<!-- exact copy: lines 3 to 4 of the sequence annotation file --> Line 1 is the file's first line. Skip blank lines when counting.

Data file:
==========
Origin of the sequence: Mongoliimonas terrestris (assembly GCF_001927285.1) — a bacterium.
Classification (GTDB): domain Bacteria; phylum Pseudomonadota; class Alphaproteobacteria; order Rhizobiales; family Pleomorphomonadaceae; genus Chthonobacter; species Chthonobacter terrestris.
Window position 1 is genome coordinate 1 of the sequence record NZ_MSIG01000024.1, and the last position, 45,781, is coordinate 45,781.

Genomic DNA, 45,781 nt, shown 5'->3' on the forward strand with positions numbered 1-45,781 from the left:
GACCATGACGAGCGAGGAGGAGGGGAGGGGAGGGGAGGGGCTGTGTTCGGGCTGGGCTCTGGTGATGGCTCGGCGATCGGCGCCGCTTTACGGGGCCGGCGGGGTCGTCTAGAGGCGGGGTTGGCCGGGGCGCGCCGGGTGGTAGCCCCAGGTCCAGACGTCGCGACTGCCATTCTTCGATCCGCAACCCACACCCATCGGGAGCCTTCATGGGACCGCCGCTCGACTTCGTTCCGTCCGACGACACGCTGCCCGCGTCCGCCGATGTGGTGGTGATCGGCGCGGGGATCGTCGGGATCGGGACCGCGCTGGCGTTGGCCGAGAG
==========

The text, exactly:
Window position 1 is genome coordinate 1 of the sequence record NZ_MSIG01000024.1, and the last position, 45,781, is coordinate 45,781.

Genomic DNA, 45,781 nt, shown 5'->3' on the forward strand with positions numbered 1-45,781 from the left: